Attention to detail and spending plenty of time in the dairy have paid off for Jamie Berne, who has earned national recognition. Mr Berne’s Fossil Park operation at Meander was named among the country’s top 100 in this year’s Australian Milk Quality awards.
With no major changes this year, Mr Berne said the herd’s low cell count probably came down to getting a lot of little things right.
“It’s things I’ve done all the time and that’s part of it, just being consistent and keeping an eye on them,” he said.
Mr Berne milks 350 cows in a spring- calving herd on 130ha.
During the early part of the season when the cows are at peak lactation Mr Berne does the majority of the milking.
“That probably helps because I do both milkings and I know all the cows,” he said.
“If I see one that’s starting to get mastitis I can pick it up pretty quickly and treat it before it becomes too much of an issue.”
Mr Berne said he had also started teat spraying before and after milking.
“Since we started doing that it has made a big difference to the amount of sore teats we’re seeing, there are hardly any now,” he said.
“Spraying them before the cups go on has made a difference too. If the cow before has a bit of an infection then at least it’s not being spread to that next cow.”
Mr Berne herd-tests every month and said this was a good way to monitor how things were going.
A change in how the cows are managed during the off season has also been beneficial.
“We used to only dry cows and teat seal any of the cows that had mastitis through the season, but now we’ve started doing the whole herd,” he said.
“That has definitely made a difference because before we were seeing some cows coming in with mastitis right at the start and we’re not seeing that now.”
Most of the herd is registered under the Fossil Park Holsteins prefix.
For this reason Mr Berne said they kept good records of the cows’ bloodlines and heifer calves were identified soon after birth.
Production across the herd averages about 10,000 litres or 600kg of milk solids per cow each year.
While he is happy with the production level, Mr Berne said in recent years their breeding program had focused much more on health traits including fertility.
“We were having some trouble getting some of the cows, especially the higher production ones back in calf,” he said.
“That’s when we started look at a few different traits like daughter fertility and just longevity too. It takes a lot of money to get them into milk, so we wanted them to stay sound and be productive for longer.”
This strategy is now paying off. While the operation takes a lot of precautionary measures against mastitis, Mr Berne said any cows developing it for a second time in the same quarter were culled.
“Once they get it twice we get rid of them because it always seems to be an issue then,” he said.
The farm has two different soil types, one free-draining based over river stone and a heavier, wetter soil type.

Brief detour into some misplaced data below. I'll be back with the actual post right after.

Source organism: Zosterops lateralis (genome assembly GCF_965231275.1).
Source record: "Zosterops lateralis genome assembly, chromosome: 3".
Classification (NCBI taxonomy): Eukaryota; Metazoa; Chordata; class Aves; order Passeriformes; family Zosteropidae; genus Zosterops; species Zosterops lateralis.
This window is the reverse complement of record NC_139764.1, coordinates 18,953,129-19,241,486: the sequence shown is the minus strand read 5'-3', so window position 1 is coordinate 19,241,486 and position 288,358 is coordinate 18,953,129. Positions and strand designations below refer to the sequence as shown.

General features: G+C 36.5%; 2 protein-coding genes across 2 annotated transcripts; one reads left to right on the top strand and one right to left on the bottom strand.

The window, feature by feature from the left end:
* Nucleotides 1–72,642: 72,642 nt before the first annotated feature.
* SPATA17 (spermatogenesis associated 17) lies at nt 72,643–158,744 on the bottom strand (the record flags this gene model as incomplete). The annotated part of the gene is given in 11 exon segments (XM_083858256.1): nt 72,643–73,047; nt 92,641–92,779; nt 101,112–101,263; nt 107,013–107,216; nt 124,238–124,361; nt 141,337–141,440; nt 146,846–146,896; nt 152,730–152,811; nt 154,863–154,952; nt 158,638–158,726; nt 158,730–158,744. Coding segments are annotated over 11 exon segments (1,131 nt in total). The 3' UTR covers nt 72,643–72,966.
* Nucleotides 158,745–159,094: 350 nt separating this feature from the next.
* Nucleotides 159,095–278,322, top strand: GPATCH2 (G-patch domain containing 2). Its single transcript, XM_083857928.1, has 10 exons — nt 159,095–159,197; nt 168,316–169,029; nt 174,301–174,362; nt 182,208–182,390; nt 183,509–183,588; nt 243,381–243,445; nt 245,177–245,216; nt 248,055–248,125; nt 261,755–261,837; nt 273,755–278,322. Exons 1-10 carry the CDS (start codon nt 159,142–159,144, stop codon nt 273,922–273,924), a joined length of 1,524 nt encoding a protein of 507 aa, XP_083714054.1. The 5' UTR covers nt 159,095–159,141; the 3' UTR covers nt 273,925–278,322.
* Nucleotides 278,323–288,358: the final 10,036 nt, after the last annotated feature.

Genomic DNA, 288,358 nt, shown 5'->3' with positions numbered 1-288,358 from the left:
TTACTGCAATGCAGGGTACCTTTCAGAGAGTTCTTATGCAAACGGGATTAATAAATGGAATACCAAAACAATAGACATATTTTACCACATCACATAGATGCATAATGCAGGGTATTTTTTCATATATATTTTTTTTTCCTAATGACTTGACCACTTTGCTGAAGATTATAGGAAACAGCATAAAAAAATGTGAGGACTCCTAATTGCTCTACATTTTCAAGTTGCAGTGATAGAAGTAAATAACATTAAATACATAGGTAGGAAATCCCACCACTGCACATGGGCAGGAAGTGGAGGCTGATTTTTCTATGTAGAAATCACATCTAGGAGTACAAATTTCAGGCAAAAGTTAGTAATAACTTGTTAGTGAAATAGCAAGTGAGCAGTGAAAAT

At this time of the year Mr Berne said they were careful which paddocks they run the cows on to avoid them being in mud as much as possible.
Another strategy they have employed this year is to establish a calving pad right near the dairy.
With a woodchip base, the aim is the give the cows a dry place to calve. Being right next to the dairy they can also be monitored closely and assisted if needed.
Mr Berne said they normally leave the calves on the cow for 24 hours before they are first milked.
“Once the calf starts drinking and the teats open up that’s when the bugs can get in so we don’t like to leave them too long,” Mr Berne said.
Each year laneways surfaces are maintained to prevent too much mud building up. Mr Berne said this was challenging close to the dairy where there is more cow traffic, so he scrapes the laneways in those areas regularly.
Keeping cows out of water holes is also important for reducing cell counts.
“You find especially in summer if there is any water laying around in the paddocks they will go straight to it.
“You can bet that a couple of days after that we’ll start seeing a few cases coming up so we try to keep them out of those areas as much as possible.”
For the last couple of years Mr Berne has also been feeding the cows a probiotic supplement, which he says has helped with their overall health.
He said it was particularly helpful when the cows were transitioning from dry feed to pastures and grain when they first come into milk at the beginning of the season.
“This is the third year we’ve used it and it has made quite a big difference, especially when they first go out on to the grass,” he said.
Mr Berne said there was really no silver bullet when it comes to milk quality, it is more about managing things well right thought the operation.
Source: The Weekly Times, Karolin MacGregor